Find out how this travel tech giant used occupancy sensors to gather data to improve their workspace management process and solve the 'how much space do I need' conundrum.
A Regional Manager of one of the largest travel tech company found himself getting increasingly frustrated by the unending demands for more space but equally by seeing the space half empty most of the time.
He wanted hard data that would give him an objective view to help solve the problem of 'how much space do I need?'. His situation was made more complex by having acquired a number of companies over the years, all with their own separate real estate contracts. Both legacy leasing and new real estate plans were based on more guesswork than real data. It was particularly important to take guesswork out of occupancy as these contracts were going to impact them for the next 10 to 15 years.
They chose to partner with OpenSensors and Resource At Work to implement sensor technology to minimise real estate costs and have data to help manage and plan prime floor space as the company was rapidly growing.
Working collaboratively they first scoped out the business requirements, KPIs and other key metrics. OpenSensors and Resource At Work helped Mark identify the two types of sensors that would meet his requirements. The project was piloted with a selected number of workspaces over a short period to ensure Mark got the best value from the data and validate the business case to implement the technology as part of their space planning management process.
1. Desk sensors
PIR - These desk sensors are passive infrared sensors (PIR) which are triggered by both motion and heat.
Anonymous - No personal or health information of an individual is captured. The data is anonymised to illustrate utilisation.
Real time - Data is captured immediately and transmitted to a cloud based platform. Users are able to see in real time how space is utilised.
Placement - Installed under desks they are out of sight so they're not disruptive to employees.
Graph 1 illustrates a snapshot of the users dashboard highlighting desk and meeting room occupancy over a selected time frame, detailing average and peak utilisation.
2. Meeting room sensors
People count - Meeting room sensors count the number of people using individual meeting rooms.
Discrete - the devices are small in size and discretely placed so they do not disrupt employees who are using the meeting rooms.
Real time - Similar to desk sensors, data is captured immediately and transmitted to a cloud based platform where users can see in real time which room are being utilised.
Graph 2 illustrates a snapshot of the users' dashboard displaying the average desk utilisation rates over a selected period. Insights from this can help identify for example, the number of fixed spaces that can be turned into flexible desks to increase desk ratio from 1:1 to 1:2.
3. Sensor deployment process
Deploymentplanning - In order to ensure a seamless installation, CAD drawings, location data and floor information were collated from Mark to identify where gateways would be placed and sensor IDs mapped to the drawings so it would reflect on their dashboard.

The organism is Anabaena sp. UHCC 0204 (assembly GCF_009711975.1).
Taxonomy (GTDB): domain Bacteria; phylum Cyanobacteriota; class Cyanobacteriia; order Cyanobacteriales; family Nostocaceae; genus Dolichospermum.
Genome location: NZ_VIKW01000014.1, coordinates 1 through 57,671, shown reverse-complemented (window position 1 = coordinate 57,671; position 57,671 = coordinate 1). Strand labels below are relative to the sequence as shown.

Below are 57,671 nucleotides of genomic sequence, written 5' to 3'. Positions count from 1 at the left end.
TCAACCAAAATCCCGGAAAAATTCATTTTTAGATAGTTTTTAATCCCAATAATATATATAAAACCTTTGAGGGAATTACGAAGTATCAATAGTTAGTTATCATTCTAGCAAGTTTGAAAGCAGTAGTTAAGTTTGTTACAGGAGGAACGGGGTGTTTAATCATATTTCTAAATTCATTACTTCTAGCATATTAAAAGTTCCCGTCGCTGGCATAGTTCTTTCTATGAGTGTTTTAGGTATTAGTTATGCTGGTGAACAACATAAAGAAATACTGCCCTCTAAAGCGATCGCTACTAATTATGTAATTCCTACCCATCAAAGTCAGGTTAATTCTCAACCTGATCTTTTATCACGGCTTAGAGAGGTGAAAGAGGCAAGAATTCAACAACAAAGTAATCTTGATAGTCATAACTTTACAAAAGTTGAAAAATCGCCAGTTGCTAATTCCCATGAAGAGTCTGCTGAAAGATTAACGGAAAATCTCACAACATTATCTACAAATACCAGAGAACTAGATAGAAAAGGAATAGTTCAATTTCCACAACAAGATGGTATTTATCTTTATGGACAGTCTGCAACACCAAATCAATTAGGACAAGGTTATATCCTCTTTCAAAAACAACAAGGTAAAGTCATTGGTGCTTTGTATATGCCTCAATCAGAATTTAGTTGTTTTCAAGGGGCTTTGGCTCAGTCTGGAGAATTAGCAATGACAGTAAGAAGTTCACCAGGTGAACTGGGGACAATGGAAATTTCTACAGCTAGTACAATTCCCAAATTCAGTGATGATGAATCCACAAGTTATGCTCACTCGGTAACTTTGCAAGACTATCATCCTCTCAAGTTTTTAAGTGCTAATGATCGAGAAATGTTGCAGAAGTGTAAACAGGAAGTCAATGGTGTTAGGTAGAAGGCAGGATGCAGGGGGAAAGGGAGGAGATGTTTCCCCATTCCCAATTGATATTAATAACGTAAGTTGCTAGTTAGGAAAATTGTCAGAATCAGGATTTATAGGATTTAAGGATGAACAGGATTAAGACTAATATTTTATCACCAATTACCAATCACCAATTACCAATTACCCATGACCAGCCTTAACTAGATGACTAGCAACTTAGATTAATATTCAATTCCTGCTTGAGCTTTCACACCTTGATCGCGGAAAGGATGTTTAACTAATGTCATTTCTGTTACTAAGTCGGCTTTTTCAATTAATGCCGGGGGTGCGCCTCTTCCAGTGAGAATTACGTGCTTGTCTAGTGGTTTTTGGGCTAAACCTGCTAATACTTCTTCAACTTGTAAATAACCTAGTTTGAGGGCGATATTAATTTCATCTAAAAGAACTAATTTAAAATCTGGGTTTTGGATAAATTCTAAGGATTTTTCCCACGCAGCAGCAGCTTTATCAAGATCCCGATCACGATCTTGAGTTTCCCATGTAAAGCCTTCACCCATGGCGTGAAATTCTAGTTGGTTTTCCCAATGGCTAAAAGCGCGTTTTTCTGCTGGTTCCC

Site assessment - The installation team visited the site to test signal quality on every floor where gateways would be installed as well as walk the perimeter of the building to ensure there was strong signal strength.
Preparation - To ensure very little configuration is needed on site during deployment, much prep work was done by OpenSensors ahead of time so there was minimal disruption to employees. They were able to efficiently install and turn on the sensors as well as quickly identify if they were successfully connected to the network. For more information on the deployment process, check out the recent blogpost by Kevin Mugadza.
The success of the pilot has led to a complete implementation program of sensors over 200 desks across 6 floors. Mark and his team are now better equipped to fully understand space planning management and have a complete picture of occupancy utilisation, streamlining their work and ensuring support for all business units.
Taking the guess work out of occupancy - When Mark's team is met with demands to provide bigger workspaces to accommodate a growing workforce, he is able to use the occupancy data to dig into the real problem and find a workable solution, before deciding to invest more money on new leases and office space.
Aligning goals and costs - Using occupancy data has helped align business unit leaders’ goals and costs, resulting in better space utilisation without additional cost.
Negotiating with other teams to drive up utilisation - Mark was able to quickly identify that more than half the desks were under utilised a majority of the time, resulting in huge cost wastage for the company. With factual and objective evidence in hand he was able to have better conversations with other business teams to work on plans to drive up utilisation rates.
Workspace redesign - The data provided Mark and the facilities team knowledge to develop a needs based redesign plan. The data showed that whilst meeting rooms were often booked they were not always used, leaving them unoccupied and unavailable to other employees. Rooms were also being booked up by single individuals which left larger groups with no space to hold meetings. Based on this insight they were able to redesign the office to add more individual spaces to free up meeting rooms for larger groups.
Want to find out more on workspace occupancy sensors?